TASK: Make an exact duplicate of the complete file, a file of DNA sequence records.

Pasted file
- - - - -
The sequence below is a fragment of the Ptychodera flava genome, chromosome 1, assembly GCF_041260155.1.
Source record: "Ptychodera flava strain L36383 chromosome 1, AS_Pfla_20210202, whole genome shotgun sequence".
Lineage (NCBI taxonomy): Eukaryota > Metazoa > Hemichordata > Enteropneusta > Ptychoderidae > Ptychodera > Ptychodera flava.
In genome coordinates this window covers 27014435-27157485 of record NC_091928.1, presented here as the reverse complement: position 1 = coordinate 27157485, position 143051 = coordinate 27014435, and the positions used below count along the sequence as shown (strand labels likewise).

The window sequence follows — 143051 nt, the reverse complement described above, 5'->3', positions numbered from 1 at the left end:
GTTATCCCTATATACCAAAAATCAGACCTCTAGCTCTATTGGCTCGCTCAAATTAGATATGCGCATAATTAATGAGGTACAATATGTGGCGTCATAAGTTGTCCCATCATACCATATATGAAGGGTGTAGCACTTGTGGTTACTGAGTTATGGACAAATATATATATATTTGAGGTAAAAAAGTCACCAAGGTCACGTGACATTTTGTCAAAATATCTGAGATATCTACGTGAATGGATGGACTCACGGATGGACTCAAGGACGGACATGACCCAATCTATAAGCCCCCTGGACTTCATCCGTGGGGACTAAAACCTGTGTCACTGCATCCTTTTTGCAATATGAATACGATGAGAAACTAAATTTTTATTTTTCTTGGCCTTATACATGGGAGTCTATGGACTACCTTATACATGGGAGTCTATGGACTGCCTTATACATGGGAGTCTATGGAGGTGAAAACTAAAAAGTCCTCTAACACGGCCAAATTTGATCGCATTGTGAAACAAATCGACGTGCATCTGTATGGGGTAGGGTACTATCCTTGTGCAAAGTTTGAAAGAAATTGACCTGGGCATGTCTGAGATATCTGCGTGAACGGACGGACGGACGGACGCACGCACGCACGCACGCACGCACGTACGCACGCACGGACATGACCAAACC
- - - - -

The sequence below is a fragment of the Ptychodera flava genome, chromosome 1, assembly GCF_041260155.1.
Source record: "Ptychodera flava strain L36383 chromosome 1, AS_Pfla_20210202, whole genome shotgun sequence".
Lineage (NCBI taxonomy): Eukaryota > Metazoa > Hemichordata > Enteropneusta > Ptychoderidae > Ptychodera > Ptychodera flava.
In genome coordinates this window covers 27014435-27157485 of record NC_091928.1, presented here as the reverse complement: position 1 = coordinate 27157485, position 143051 = coordinate 27014435, and the positions used below count along the sequence as shown (strand labels likewise).

The window sequence follows — 143051 nt, the reverse complement described above, 5'->3', positions numbered from 1 at the left end:
GTTATCCCTATATACCAAAAATCAGACCTCTAGCTCTATTGGCTCGCTCAAATTAGATATGCGCATAATTAATGAGGTACAATATGTGGCGTCATAAGTTGTCCCATCATACCATATATGAAGGGTGTAGCACTTGTGGTTACTGAGTTATGGACAAATATATATATATTTGAGGTAAAAAAGTCACCAAGGTCACGTGACATTTTGTCAAAATATCTGAGATATCTACGTGAATGGATGGACTCACGGATGGACTCAAGGACGGACATGACCCAATCTATAAGCCCCCTGGACTTCATCCGTGGGGACTAAAACCTGTGTCACTGCATCCTTTTTGCAATATGAATACGATGAGAAACTAAATTTTTATTTTTCTTGGCCTTATACATGGGAGTCTATGGACTACCTTATACATGGGAGTCTATGGACTGCCTTATACATGGGAGTCTATGGAGGTGAAAACTAAAAAGTCCTCTAACACGGCCAAATTTGATCGCATTGTGAAACAAATCGACGTGCATCTGTATGGGGTAGGGTACTATCCTTGTGCAAAGTTTGAAAGAAATTGACCTGGGCATGTCTGAGATATCTGCGTGAACGGACGGACGGACGGACGCACGCACGCACGCACGCACGCACGTACGCACGCACGGACATGACCAAACC